In order for you to be convicted of most crimes, the prosecution must be able to establish that you intended to commit the crime in question and that you followed through with your intention. In other words, it is possible to commit a crime without being legally guilty of the crime – if you had no intention of committing it. This distinction can become very complicated very quickly, which makes having a better understanding of the matter beneficial.
The Latin phrase mens rea refers to the legal concept of a guilty mind, and it must be present in order for most crimes to have been committed. To prove that you committed the crime in question, the prosecution must demonstrate that both of the following are true:
That you committed the crime
That you did so intentionally
The level of intention alleged to be involved can play an important role in the charges you face, which only serves to complicate the matter further.
The Level of Intention
The level of intention involved in criminal charges varies considerably. Some charges require a specific minimum level of intention before the charge can stick.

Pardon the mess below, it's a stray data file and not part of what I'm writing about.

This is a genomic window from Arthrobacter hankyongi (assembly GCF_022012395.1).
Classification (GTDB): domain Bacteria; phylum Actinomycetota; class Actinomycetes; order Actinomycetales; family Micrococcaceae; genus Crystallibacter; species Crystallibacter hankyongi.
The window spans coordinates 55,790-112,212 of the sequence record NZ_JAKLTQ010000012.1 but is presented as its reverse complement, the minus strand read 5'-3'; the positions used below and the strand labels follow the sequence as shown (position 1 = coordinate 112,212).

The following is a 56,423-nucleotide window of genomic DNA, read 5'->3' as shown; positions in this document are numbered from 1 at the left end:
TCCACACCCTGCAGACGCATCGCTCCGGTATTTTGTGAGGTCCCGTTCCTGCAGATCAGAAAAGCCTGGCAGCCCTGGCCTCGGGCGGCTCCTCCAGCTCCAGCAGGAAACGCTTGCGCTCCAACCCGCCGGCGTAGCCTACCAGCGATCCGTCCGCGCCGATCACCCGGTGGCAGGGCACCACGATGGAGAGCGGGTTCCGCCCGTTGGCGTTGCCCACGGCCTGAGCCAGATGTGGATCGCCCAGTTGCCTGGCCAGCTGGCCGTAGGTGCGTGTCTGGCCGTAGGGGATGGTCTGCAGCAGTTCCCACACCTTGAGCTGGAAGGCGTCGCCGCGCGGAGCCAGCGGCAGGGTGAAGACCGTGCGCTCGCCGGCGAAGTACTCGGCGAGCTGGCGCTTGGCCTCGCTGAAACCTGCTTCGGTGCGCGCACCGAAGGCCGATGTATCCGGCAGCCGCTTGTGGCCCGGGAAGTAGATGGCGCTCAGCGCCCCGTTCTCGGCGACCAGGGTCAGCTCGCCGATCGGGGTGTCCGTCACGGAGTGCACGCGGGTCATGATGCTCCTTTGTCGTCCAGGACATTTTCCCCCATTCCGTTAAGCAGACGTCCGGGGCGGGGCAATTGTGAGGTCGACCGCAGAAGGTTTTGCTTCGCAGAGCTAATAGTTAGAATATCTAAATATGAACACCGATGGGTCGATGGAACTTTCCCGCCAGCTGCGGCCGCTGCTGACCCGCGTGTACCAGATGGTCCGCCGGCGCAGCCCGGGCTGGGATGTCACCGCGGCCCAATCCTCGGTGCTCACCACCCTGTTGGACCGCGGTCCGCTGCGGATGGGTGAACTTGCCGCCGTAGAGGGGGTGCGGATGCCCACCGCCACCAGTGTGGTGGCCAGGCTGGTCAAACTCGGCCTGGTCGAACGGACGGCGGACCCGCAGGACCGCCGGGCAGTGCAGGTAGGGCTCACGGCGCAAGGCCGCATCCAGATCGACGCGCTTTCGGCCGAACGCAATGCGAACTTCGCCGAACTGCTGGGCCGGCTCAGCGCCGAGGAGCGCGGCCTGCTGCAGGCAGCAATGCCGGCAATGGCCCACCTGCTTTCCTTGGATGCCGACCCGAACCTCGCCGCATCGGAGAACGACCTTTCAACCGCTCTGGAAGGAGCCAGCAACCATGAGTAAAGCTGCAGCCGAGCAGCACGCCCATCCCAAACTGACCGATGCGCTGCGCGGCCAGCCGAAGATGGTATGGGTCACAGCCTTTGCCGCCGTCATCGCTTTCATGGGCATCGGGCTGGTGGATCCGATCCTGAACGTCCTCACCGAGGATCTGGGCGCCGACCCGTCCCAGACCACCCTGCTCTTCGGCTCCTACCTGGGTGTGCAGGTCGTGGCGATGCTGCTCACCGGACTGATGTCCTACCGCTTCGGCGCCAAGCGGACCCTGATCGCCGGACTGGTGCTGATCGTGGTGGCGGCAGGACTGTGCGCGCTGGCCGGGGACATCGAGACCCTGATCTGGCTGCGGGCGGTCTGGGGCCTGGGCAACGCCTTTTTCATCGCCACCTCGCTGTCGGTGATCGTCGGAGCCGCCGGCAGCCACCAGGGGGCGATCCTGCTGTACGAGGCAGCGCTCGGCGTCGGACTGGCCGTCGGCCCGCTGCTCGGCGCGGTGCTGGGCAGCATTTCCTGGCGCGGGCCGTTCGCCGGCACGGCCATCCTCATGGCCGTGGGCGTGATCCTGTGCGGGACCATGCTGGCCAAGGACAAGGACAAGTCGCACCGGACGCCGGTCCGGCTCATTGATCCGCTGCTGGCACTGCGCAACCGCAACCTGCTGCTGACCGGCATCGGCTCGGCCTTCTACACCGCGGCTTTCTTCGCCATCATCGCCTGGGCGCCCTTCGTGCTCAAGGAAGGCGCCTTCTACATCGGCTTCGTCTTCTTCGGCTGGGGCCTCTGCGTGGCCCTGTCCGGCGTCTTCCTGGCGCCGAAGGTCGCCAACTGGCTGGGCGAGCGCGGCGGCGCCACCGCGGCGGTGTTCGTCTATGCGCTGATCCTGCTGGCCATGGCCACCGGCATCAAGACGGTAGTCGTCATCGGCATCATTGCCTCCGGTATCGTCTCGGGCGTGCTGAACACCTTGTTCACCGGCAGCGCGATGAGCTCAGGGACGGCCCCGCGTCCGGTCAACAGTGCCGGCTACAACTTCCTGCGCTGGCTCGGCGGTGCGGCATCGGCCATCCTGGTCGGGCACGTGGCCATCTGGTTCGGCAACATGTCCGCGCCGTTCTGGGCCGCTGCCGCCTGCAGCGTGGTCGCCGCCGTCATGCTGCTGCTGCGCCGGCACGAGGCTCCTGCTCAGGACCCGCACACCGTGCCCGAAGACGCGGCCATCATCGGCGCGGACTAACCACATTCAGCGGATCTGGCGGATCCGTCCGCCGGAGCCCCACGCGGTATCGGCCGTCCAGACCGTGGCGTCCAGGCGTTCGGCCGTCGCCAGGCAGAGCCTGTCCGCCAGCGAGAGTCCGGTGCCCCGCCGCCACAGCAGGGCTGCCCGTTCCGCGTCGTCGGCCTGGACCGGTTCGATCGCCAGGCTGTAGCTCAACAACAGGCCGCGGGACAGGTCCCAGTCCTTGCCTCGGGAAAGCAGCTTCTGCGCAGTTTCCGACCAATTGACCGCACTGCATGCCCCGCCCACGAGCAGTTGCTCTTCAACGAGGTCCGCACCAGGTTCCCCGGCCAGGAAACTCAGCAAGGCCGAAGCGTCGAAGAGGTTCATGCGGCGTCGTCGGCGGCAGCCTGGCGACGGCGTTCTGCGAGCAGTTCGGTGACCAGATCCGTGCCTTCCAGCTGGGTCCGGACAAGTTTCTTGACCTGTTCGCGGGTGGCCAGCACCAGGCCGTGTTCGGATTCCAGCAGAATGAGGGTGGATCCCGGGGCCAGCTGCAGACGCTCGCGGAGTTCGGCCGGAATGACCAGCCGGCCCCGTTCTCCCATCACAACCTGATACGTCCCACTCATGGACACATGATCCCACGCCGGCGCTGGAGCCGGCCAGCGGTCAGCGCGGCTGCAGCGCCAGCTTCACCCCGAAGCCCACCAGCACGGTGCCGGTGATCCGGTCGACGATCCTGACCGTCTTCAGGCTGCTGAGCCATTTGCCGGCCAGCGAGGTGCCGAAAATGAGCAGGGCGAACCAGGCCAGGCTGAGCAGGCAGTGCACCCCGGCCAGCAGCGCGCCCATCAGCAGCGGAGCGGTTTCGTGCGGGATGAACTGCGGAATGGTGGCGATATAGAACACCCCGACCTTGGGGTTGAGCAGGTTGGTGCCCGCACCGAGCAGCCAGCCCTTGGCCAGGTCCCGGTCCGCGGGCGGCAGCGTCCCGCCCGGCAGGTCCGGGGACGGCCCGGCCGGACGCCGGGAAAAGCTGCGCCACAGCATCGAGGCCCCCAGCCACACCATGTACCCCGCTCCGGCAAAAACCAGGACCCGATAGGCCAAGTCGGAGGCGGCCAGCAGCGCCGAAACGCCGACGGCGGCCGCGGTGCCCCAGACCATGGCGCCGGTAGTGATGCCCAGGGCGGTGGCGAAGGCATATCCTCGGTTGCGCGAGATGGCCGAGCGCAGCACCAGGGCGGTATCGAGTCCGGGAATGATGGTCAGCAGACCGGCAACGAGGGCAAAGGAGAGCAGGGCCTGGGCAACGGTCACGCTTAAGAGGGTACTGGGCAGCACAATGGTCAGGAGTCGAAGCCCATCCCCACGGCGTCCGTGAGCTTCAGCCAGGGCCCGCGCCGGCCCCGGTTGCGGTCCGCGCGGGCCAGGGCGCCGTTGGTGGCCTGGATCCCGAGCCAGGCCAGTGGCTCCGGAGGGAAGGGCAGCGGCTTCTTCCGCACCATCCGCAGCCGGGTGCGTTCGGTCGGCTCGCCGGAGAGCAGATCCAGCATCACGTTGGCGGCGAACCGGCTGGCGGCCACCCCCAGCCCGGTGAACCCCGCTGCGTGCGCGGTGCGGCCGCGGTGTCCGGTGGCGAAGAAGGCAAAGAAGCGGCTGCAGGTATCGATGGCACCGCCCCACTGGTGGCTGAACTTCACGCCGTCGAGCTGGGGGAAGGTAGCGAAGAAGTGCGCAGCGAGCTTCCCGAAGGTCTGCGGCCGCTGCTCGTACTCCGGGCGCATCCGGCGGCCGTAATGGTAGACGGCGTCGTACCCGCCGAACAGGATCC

Malice aforethought (also known as premeditation) is the highest level of legal intention, and it is usually reserved for very serious crimes, such as capital or first-degree murder. To commit a crime with malice aforethought, one must engage in all the following:
Decide to commit the crime
Plan one’s actions ahead of time
Carry out the crime
When a crime is intentional, it means that the perpetrator had the specific purpose of committing the crime but did not necessarily plan his or her actions ahead of time. An example includes an assault that is borne of an angry incident (rather than an assault that was planned ahead).
Reckless behavior can lead to exceptionally dangerous situations and to dire consequences, but reckless behaviors are unlikely to be planned in advance – and the perpetrator is unlikely to have intentionally caused harm (reckless driving accidents are a good example).
The knowing level of criminal intent refers to intentionally engaging in behaviors that other reasonable people would recognize as being either potentially criminal or potentially dangerous. Firing a gun into the air is a prime example – because reasonable people recognize that firing a gun is always potentially dangerous.
The law takes the fact of making an honest mistake (rather than having intention) into consideration. For example, if a motorist – who has no criminal intent and who was not driving recklessly – leaves someone else on the road fatally wounded, the driver may face civil rather than criminal charges.